Initial meetings can be somewhat formal – where you are expected to shake hands with everybody present on arrival, but any subsequent meetings are likely to become much more informal.
There is likely to be a great deal of small talk before the meeting properly starts. Do not be in too much of a hurry to end this initial part of the meeting as the tone you set here could be important in the relationship development cycle. Do not make yourself appear impatient or overly pushy.
Although non-confrontational, Brazilians have a Latin temperament and will often appear extremely emotional during meetings (especially to those cultures who have a more reserved approach). Emotion is merely an expression of commitment and interest and does not indicate a lack of control or anger.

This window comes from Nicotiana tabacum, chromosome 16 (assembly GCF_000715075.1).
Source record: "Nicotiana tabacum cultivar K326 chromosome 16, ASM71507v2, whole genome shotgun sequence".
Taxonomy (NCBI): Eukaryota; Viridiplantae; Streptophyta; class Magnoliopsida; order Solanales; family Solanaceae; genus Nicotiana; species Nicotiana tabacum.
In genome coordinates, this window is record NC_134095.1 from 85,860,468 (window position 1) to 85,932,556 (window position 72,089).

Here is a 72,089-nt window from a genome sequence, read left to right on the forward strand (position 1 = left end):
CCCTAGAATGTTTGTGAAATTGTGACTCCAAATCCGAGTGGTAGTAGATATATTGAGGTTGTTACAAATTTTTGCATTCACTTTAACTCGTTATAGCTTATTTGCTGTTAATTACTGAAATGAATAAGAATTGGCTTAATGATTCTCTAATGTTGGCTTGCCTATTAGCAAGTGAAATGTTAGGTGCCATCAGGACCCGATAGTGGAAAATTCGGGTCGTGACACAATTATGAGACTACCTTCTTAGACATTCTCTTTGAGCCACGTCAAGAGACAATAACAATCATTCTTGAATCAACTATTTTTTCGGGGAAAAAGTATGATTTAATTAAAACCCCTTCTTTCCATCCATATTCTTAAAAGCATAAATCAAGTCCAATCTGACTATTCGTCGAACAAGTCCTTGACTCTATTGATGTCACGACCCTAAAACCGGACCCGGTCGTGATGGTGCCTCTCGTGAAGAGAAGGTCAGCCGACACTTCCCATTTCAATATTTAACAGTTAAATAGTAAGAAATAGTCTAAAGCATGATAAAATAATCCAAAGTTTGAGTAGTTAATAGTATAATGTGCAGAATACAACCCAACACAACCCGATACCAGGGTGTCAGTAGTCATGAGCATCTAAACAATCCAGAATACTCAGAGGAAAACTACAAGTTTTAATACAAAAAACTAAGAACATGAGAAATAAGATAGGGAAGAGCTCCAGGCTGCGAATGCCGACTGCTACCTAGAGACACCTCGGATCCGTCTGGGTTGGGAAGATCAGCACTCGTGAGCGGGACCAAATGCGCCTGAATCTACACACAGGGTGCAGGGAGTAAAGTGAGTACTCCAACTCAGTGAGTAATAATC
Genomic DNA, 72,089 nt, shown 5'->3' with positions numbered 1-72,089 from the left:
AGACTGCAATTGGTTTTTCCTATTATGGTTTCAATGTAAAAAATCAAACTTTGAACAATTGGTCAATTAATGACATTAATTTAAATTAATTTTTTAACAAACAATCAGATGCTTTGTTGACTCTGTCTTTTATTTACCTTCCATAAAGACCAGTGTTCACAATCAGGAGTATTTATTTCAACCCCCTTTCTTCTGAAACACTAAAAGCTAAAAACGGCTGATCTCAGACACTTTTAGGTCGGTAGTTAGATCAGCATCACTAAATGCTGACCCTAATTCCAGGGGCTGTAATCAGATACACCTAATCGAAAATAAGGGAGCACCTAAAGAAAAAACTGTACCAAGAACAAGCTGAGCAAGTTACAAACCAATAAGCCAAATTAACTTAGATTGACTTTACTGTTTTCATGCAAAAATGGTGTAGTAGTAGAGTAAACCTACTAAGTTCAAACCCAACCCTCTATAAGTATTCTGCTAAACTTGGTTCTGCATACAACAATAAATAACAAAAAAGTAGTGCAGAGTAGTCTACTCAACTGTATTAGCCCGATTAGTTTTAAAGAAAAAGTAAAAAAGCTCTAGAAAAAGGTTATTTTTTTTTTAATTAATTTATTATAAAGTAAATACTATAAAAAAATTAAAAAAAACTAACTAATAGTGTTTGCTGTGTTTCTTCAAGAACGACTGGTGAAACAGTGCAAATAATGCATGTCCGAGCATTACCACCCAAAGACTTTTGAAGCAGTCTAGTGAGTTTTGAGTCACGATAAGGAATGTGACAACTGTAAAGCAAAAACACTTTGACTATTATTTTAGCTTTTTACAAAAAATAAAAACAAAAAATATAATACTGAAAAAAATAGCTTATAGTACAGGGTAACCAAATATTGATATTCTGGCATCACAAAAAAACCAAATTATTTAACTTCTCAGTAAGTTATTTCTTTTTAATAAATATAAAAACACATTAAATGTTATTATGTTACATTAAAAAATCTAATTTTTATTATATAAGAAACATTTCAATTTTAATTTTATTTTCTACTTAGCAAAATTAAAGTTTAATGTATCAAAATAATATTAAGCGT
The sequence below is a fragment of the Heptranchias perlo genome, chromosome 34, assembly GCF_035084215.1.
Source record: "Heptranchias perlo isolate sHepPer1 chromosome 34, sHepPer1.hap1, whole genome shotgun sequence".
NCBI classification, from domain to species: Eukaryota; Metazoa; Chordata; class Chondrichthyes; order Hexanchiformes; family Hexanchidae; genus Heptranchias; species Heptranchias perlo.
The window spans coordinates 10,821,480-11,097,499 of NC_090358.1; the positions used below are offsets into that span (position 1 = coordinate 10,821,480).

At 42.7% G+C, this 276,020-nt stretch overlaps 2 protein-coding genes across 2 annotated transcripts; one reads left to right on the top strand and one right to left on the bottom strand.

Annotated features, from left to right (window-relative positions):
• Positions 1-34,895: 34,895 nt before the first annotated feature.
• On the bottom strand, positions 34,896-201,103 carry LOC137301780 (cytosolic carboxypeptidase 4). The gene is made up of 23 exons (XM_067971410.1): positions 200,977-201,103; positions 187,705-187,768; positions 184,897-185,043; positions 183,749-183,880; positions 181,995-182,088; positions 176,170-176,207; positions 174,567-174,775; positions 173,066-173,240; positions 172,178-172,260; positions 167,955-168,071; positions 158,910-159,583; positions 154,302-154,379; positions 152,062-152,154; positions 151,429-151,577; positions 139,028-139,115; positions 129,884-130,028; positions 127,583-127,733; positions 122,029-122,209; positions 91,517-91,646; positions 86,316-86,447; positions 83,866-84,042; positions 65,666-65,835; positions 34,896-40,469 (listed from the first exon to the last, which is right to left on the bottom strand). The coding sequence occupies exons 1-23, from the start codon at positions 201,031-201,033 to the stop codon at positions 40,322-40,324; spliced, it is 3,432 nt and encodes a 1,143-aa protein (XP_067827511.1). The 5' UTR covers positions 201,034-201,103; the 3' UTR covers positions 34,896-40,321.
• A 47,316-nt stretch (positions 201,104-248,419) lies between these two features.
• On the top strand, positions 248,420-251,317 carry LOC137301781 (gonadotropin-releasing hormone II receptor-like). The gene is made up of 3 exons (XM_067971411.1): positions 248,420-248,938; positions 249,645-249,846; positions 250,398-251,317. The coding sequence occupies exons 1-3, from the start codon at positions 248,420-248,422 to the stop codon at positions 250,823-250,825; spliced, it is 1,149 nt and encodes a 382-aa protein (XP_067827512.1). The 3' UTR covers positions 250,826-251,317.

Less emphasis is placed on the importance of absolute punctuality than in some Anglo and Asian cultures and you should not be surprised if meetings start late and finish even later. Again it is important that you do not become obviously frustrated by this flexible attitude to time. The relationship is seen of far greater importance than time-related issues.
If an agenda is produced, do not expect it to be followed. All the issues on the agenda will be covered, but not necessarily in the order they appear on the written document. In a country which is severely hampered by red-tape and bureaucracy, this flexible approach (jeito) is of real importance and may prove to be your greatest asset.
Don’t be in too much of a hurry to rush off at the end of a meeting, even if the meeting is running late. Take the time to seem relaxed and easy-going as these are qualities much admired in Brazil.